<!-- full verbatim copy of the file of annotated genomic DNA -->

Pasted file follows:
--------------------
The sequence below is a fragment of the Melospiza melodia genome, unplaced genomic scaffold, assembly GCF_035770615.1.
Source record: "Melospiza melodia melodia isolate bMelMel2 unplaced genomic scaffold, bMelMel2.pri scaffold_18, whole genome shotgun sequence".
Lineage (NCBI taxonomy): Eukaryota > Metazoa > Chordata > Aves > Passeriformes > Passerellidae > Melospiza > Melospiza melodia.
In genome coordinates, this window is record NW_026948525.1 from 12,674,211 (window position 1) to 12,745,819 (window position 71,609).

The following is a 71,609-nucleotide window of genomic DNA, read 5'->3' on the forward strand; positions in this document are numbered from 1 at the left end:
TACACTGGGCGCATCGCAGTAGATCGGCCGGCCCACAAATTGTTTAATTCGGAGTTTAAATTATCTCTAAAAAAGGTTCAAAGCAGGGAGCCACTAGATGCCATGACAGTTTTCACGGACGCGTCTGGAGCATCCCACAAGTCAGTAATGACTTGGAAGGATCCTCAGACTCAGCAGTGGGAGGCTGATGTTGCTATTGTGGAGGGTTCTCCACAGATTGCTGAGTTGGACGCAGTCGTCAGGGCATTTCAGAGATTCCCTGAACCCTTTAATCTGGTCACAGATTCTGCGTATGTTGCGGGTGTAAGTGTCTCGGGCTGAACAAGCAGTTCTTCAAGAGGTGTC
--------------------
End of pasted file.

The sequence below is a fragment of the Melospiza melodia genome, unplaced genomic scaffold, assembly GCF_035770615.1.
Source record: "Melospiza melodia melodia isolate bMelMel2 unplaced genomic scaffold, bMelMel2.pri scaffold_18, whole genome shotgun sequence".
Lineage (NCBI taxonomy): Eukaryota > Metazoa > Chordata > Aves > Passeriformes > Passerellidae > Melospiza > Melospiza melodia.
In genome coordinates, this window is record NW_026948525.1 from 12,674,211 (window position 1) to 12,745,819 (window position 71,609).

The following is a 71,609-nucleotide window of genomic DNA, read 5'->3' on the forward strand; positions in this document are numbered from 1 at the left end:
TACACTGGGCGCATCGCAGTAGATCGGCCGGCCCACAAATTGTTTAATTCGGAGTTTAAATTATCTCTAAAAAAGGTTCAAAGCAGGGAGCCACTAGATGCCATGACAGTTTTCACGGACGCGTCTGGAGCATCCCACAAGTCAGTAATGACTTGGAAGGATCCTCAGACTCAGCAGTGGGAGGCTGATGTTGCTATTGTGGAGGGTTCTCCACAGATTGCTGAGTTGGACGCAGTCGTCAGGGCATTTCAGAGATTCCCTGAACCCTTTAATCTGGTCACAGATTCTGCGTATGTTGCGGGTGTAAGTGTCTCGGGCTGAACAAGCAGTTCTTCAAGAGGTGTC